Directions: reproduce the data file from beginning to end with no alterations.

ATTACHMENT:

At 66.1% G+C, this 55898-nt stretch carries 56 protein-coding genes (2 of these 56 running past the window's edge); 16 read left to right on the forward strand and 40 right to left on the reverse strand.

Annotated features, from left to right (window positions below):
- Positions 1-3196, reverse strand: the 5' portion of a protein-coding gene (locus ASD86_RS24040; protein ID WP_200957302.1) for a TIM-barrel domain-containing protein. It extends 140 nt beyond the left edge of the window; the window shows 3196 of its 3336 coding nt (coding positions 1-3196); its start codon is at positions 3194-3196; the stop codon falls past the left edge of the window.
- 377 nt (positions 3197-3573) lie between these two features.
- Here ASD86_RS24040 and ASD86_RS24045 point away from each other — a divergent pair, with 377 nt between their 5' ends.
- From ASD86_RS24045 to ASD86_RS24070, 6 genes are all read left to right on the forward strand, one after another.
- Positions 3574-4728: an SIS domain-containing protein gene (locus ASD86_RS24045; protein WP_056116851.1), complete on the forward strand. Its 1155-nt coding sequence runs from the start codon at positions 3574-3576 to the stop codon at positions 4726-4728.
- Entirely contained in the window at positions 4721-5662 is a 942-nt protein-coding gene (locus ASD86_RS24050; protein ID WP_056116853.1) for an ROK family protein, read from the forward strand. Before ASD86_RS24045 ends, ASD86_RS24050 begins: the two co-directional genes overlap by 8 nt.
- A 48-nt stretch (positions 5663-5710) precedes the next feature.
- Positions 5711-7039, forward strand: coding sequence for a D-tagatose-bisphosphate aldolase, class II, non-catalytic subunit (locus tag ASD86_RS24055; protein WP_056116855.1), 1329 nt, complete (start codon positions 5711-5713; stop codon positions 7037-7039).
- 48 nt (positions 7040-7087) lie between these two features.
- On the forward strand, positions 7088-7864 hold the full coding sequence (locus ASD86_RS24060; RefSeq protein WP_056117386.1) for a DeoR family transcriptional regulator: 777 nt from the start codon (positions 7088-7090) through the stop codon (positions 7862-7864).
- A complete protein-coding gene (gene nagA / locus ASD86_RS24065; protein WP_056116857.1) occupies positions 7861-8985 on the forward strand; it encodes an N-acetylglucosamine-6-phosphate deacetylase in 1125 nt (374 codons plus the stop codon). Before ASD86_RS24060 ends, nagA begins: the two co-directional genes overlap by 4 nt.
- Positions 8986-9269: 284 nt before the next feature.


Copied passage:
At 66.1% G+C, this 55898-nt stretch carries 56 protein-coding genes (2 of these 56 running past the window's edge); 16 read left to right on the forward strand and 40 right to left on the reverse strand.

Annotated features, from left to right (window positions below):
- Positions 1-3196, reverse strand: the 5' portion of a protein-coding gene (locus ASD86_RS24040; protein ID WP_200957302.1) for a TIM-barrel domain-containing protein. It extends 140 nt beyond the left edge of the window; the window shows 3196 of its 3336 coding nt (coding positions 1-3196); its start codon is at positions 3194-3196; the stop codon falls past the left edge of the window.
- 377 nt (positions 3197-3573) lie between these two features.
- Here ASD86_RS24040 and ASD86_RS24045 point away from each other — a divergent pair, with 377 nt between their 5' ends.
- From ASD86_RS24045 to ASD86_RS24070, 6 genes are all read left to right on the forward strand, one after another.
- Positions 3574-4728: an SIS domain-containing protein gene (locus ASD86_RS24045; protein WP_056116851.1), complete on the forward strand. Its 1155-nt coding sequence runs from the start codon at positions 3574-3576 to the stop codon at positions 4726-4728.
- Entirely contained in the window at positions 4721-5662 is a 942-nt protein-coding gene (locus ASD86_RS24050; protein ID WP_056116853.1) for an ROK family protein, read from the forward strand. Before ASD86_RS24045 ends, ASD86_RS24050 begins: the two co-directional genes overlap by 8 nt.
- A 48-nt stretch (positions 5663-5710) precedes the next feature.
- Positions 5711-7039, forward strand: coding sequence for a D-tagatose-bisphosphate aldolase, class II, non-catalytic subunit (locus tag ASD86_RS24055; protein WP_056116855.1), 1329 nt, complete (start codon positions 5711-5713; stop codon positions 7037-7039).
- 48 nt (positions 7040-7087) lie between these two features.
- On the forward strand, positions 7088-7864 hold the full coding sequence (locus ASD86_RS24060; RefSeq protein WP_056117386.1) for a DeoR family transcriptional regulator: 777 nt from the start codon (positions 7088-7090) through the stop codon (positions 7862-7864).
- A complete protein-coding gene (gene nagA / locus ASD86_RS24065; protein WP_056116857.1) occupies positions 7861-8985 on the forward strand; it encodes an N-acetylglucosamine-6-phosphate deacetylase in 1125 nt (374 codons plus the stop codon). Before ASD86_RS24060 ends, nagA begins: the two co-directional genes overlap by 4 nt.
- Positions 8986-9269: 284 nt before the next feature.